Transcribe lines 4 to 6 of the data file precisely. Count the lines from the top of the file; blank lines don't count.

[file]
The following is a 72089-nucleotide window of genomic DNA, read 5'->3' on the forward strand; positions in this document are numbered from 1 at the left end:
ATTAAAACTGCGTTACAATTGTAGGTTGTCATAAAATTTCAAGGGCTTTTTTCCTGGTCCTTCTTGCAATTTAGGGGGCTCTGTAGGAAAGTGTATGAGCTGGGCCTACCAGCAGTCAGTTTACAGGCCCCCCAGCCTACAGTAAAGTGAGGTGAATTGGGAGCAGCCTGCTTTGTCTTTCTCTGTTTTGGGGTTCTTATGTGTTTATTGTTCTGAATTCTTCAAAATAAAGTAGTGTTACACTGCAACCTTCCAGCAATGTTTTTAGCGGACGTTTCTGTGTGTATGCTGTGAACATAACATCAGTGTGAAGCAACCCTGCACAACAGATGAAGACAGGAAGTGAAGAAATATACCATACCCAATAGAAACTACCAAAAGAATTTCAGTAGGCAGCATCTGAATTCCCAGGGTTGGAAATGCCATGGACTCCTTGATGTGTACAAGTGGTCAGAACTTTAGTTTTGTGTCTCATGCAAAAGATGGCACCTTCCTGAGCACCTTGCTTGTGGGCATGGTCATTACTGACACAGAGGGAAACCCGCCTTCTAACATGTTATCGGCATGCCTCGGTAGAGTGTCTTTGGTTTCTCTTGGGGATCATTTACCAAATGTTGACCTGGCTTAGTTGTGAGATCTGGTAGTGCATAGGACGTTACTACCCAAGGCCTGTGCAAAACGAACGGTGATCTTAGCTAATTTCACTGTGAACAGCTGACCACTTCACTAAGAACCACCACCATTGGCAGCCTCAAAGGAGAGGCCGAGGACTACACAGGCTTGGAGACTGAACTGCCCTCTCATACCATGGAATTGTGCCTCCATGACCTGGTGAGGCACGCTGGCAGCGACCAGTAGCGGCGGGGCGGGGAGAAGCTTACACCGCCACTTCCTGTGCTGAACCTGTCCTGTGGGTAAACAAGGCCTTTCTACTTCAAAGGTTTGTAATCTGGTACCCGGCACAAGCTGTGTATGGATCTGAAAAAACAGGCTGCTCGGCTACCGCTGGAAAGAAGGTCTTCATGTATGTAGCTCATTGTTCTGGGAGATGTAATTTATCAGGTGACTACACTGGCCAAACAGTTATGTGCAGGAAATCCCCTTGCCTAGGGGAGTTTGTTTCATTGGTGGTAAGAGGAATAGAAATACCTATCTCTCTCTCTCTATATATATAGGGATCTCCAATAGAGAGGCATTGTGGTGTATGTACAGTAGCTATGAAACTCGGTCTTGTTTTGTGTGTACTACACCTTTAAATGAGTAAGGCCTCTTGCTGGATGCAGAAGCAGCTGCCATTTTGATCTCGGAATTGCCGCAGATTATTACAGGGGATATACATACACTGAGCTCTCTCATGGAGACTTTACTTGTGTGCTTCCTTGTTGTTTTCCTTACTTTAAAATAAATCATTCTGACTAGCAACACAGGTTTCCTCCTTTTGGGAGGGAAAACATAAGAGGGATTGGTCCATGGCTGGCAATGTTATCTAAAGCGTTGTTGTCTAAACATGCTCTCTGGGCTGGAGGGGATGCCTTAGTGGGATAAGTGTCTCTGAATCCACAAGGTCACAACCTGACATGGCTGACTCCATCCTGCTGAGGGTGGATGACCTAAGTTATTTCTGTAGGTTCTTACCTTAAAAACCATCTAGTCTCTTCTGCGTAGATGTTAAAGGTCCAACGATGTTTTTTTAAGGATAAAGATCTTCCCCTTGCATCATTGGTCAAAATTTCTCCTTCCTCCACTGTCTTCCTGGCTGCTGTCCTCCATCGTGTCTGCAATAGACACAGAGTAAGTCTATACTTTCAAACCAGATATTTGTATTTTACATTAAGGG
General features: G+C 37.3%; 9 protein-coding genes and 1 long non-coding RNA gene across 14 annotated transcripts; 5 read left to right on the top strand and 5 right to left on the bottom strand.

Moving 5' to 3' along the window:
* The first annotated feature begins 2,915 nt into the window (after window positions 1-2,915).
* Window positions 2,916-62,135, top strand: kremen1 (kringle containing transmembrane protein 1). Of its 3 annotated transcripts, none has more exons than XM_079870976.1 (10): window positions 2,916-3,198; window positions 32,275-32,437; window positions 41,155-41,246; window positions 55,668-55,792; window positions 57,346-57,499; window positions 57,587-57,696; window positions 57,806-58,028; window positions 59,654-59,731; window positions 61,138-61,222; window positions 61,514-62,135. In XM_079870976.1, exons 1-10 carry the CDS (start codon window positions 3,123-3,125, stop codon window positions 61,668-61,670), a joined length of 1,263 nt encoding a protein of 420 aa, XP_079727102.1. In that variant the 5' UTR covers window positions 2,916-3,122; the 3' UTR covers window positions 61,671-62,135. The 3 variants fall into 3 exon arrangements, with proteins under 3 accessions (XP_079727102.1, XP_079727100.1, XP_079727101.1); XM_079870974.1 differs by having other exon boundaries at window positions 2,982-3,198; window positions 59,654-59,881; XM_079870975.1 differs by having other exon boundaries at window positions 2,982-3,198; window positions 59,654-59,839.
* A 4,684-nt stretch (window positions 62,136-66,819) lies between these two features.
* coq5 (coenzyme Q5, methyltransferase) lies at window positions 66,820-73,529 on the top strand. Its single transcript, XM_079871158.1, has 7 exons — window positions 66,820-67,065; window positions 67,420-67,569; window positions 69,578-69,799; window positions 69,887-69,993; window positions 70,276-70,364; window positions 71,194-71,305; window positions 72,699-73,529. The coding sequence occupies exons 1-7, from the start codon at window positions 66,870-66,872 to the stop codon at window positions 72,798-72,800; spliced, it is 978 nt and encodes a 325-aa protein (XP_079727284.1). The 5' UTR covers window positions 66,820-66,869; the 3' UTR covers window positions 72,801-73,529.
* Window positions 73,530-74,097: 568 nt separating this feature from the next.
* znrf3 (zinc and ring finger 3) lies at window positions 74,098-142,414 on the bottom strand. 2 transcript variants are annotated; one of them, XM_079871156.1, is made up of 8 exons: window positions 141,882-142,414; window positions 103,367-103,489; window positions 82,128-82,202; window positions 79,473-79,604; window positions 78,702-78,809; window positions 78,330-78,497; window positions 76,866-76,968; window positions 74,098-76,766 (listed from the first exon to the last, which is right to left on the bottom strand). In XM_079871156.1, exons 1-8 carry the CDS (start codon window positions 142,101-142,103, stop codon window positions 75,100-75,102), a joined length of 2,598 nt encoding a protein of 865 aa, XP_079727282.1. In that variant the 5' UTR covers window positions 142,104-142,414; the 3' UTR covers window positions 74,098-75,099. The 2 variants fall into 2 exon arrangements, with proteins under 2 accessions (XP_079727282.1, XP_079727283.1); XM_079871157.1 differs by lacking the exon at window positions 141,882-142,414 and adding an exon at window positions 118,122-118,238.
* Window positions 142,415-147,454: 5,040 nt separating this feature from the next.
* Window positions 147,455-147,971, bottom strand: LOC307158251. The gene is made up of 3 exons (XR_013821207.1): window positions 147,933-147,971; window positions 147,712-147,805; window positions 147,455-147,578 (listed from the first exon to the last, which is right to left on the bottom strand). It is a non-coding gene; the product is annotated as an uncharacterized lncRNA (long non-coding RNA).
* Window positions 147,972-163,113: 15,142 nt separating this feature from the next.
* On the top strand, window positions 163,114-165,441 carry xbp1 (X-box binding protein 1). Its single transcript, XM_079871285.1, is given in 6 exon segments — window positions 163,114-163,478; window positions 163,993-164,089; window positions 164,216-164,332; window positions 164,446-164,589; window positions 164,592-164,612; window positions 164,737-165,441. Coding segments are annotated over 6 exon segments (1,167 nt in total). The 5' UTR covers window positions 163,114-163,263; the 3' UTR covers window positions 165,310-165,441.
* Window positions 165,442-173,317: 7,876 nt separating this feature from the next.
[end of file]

Moving 5' to 3' along the window:
* The first annotated feature begins 2,915 nt into the window (after window positions 1-2,915).
* Window positions 2,916-62,135, top strand: kremen1 (kringle containing transmembrane protein 1). Of its 3 annotated transcripts, none has more exons than XM_079870976.1 (10): window positions 2,916-3,198; window positions 32,275-32,437; window positions 41,155-41,246; window positions 55,668-55,792; window positions 57,346-57,499; window positions 57,587-57,696; window positions 57,806-58,028; window positions 59,654-59,731; window positions 61,138-61,222; window positions 61,514-62,135. In XM_079870976.1, exons 1-10 carry the CDS (start codon window positions 3,123-3,125, stop codon window positions 61,668-61,670), a joined length of 1,263 nt encoding a protein of 420 aa, XP_079727102.1. In that variant the 5' UTR covers window positions 2,916-3,122; the 3' UTR covers window positions 61,671-62,135. The 3 variants fall into 3 exon arrangements, with proteins under 3 accessions (XP_079727102.1, XP_079727100.1, XP_079727101.1); XM_079870974.1 differs by having other exon boundaries at window positions 2,982-3,198; window positions 59,654-59,881; XM_079870975.1 differs by having other exon boundaries at window positions 2,982-3,198; window positions 59,654-59,839.